Carla’s farming career started on her family’s farm, Fazendas Nova Geração in Chapadão do Céu, Goiás, which grows soybean, sorghum, cotton and corn. The business was set up in the 1980s after the family moved from the south into a, then, unproductive area of Brazil’s mid-west region. Initially Carla’s parents battled with a light soil that was susceptible to wind erosion in the long, dry summers. But an early switch to no-till saw a dramatic improvement in soil fertility. The improvement, combined with early varieties, means it is possible to grow two crops, one of soybeans and the other of cotton, sorghum or corn, in the same year - a feat achieved by 75% of soybean growers in Brazil.
After graduating from university with a business degree, Carla spent two years back on the farm gaining practical experience of the large-scale operation. She then got the pioneering bug and, just as her parents had done in the 1980s, wanted to move north to establish a farm herself.
“My parents said they did not want to move all over again, so I told them I would move myself. They agreed to do the investment if I took the leadership and we started looking for grass farms in another region further north where we could find cheap land with degraded pastures that we could transform into productive land to grow crops,” Carla says. “I see that as a noble thing to do, changing poor land to produce food and to provide job opportunities and build communities.”
Carla found a cattle farm in the frontier land of the Mato Grosso region that she says had “never seen a penny of investment for 20 years”.
“I went to our own farm and asked whether any workers would migrate with me. I didn’t expect anyone to come because the new farm was 600 km from the nearest airport and 70 km from a supermarket.” However, some did follow, and Carla also began recruiting a local workforce around the farm.
In contrast to her parents’ start-up difficulties with wind-erosion, in Mato Grosso they battled with low-lying, flood-prone land. They made use of new technology like drones and geo mapping software to identify deficient soils and other problem areas on the farm. They then installed a new drainage system to create seedbeds that would sustain crop production. Other innovations used, include precision fertiliser applications and measures to reduce pesticide spray drift.
Protecting the environment is a huge part of modern-day farming in Brazil, says Carla. Environmental legislation has tightened over the past decade after worldwide criticism of extensive deforestation to grow crops and produce cattle, but, Carla explains, since 2004, a government-backed drive has seen deforestation rates slashed by 82.5% as more land is protected. Of Brazil’s 851m hectare land mass, 236m ha is used for agriculture with farmers actively protecting a further 94m ha of land. On-farm support is also now linked to environmental regulations. “We have strict training on aspects like pesticide application right down to how we wash our sprayers after use,” Carla says.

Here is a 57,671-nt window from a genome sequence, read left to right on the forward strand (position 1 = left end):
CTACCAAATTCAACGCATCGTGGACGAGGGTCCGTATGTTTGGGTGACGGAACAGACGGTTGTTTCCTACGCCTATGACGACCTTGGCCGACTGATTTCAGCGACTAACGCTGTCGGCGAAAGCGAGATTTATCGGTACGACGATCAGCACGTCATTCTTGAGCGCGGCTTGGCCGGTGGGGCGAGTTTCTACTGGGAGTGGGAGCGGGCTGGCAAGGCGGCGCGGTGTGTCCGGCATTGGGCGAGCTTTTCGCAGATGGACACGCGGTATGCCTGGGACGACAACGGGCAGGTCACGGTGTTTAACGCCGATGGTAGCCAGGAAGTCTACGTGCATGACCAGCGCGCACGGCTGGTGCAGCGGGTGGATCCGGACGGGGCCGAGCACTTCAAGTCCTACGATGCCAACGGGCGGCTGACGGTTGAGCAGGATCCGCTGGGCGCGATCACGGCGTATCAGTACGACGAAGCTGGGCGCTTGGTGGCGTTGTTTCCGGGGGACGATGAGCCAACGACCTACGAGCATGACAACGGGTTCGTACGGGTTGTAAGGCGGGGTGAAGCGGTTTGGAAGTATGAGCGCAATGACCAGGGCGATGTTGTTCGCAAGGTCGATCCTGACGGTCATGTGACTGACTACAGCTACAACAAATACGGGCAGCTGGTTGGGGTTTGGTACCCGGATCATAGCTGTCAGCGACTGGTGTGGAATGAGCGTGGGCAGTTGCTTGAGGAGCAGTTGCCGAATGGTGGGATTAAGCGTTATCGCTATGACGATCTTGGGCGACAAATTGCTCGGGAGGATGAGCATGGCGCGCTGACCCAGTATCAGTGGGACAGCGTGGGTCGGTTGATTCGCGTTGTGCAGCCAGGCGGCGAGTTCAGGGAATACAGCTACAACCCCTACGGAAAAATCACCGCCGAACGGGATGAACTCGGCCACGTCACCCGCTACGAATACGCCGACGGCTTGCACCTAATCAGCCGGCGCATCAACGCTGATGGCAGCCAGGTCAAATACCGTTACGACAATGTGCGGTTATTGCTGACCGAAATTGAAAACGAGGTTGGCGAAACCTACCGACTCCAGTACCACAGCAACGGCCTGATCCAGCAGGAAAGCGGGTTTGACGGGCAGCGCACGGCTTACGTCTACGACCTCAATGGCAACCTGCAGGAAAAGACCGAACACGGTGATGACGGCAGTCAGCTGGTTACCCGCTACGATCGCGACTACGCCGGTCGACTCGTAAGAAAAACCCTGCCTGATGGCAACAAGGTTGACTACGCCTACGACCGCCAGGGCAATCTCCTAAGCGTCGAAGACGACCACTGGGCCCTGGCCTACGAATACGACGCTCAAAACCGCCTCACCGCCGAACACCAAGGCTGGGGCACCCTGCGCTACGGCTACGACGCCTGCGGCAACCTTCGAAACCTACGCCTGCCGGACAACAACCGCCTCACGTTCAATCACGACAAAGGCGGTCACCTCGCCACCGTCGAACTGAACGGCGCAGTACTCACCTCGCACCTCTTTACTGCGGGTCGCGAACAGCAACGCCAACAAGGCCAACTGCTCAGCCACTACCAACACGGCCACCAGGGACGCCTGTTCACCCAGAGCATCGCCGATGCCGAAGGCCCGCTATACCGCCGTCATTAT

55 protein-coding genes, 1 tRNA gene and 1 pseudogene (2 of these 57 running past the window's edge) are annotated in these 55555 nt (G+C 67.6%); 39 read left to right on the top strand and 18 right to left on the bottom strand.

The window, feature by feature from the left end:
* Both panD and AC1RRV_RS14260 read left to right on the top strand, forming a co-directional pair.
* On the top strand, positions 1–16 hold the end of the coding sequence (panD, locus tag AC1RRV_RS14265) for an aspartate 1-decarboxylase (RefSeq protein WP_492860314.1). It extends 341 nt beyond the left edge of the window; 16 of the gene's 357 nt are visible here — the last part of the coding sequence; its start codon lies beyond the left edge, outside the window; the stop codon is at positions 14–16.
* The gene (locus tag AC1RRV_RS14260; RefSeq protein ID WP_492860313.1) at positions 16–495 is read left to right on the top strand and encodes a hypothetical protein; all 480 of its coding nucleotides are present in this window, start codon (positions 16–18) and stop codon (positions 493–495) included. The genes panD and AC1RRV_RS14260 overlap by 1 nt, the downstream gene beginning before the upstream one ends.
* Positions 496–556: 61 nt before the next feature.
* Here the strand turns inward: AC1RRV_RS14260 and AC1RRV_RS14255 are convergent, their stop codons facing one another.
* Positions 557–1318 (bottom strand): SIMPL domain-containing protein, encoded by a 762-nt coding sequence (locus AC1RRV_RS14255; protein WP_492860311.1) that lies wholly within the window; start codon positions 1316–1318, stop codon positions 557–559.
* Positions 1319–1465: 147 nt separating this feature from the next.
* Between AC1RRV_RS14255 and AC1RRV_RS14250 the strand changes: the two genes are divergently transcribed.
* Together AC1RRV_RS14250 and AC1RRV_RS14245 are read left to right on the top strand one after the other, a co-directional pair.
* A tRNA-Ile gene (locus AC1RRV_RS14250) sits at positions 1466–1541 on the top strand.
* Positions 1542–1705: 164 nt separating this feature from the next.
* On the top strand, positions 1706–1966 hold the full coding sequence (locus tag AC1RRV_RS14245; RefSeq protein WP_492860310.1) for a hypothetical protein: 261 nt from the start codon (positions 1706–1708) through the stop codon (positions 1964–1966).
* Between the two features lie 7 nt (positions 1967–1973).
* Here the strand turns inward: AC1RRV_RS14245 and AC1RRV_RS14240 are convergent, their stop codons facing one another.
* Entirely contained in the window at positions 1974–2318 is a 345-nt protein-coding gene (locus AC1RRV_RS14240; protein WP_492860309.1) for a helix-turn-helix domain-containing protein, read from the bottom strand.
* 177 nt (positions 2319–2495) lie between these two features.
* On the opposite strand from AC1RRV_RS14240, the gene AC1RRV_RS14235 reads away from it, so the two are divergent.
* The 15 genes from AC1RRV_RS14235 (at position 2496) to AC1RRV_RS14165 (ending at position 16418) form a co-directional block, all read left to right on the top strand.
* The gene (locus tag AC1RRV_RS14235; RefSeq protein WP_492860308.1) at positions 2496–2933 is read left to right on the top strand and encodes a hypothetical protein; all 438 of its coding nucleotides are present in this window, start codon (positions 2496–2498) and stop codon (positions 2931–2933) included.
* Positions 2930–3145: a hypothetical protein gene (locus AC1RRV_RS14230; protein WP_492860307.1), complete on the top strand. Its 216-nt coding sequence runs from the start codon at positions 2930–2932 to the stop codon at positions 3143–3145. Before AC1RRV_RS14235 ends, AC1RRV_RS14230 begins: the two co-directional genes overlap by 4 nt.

Carla believes Brazilian farmers should be given more credit for boosting production by improving existing farmland, as she has done, rather than consuming a wider area through deforestation. Since 1980 the area used for all cereal, vegetable and oilseed production has only risen by about 15% from about 40m ha to 46m ha. In that same period, she says, the combined production tonnage for these commodities has more than trebled from about 52mt to 160mt. However, she adds, major challenges which have dogged farmers’ efforts remain.
With two cropping periods a year, grain production in Brazil is a race against time, hampered by poor infrastructure, huge transport costs, high interest rates and hefty taxes, she explains. Taxes rates are 33.9% - one of the world’s highest when compared to Gross Domestic Product. Investing in new technology or land improvement is also held back by borrowing rates of about 10%.
The cost of logistics – obtaining spare parts to keep the wide range of machinery moving and transporting goods - is her particular focus. On transport costs she uses an example of corn from Mato Grosso State attracting a price of R$500/t at the port 1,500 km away, but the freight costs are R$220/t or 44% of the price.
Costs for maintenance are equally high and time lost waiting for spare parts to be delivered costs what she describes as an absurd amount of money. To help tackle that problem Carla has embarked on a Nuffield Scholarship to focus on practical solutions to streamline machinery management across the services and supply chain.
“With my scholarship, I will look for cost-effective technological solutions for grain production businesses and bring efficiencies at an industry level. They cannot be expensive and complicated, just effective and in the language the operator understands," she says in a Nuffield interview.
"My aim is to bring real solutions to my country, and contribute in a meaningful way to my sector. I participate in many ‘new generation’ farming groups in Brazil, so the new perspectives and knowledge I gather through the Nuffield network can be quickly disseminated and absorbed within our sector to turn this research into a reality," she adds.
“Adama UK was proud to sponsor Oxford Farming Conference 2018 where Carla Mayara Borges shared her inspiring story”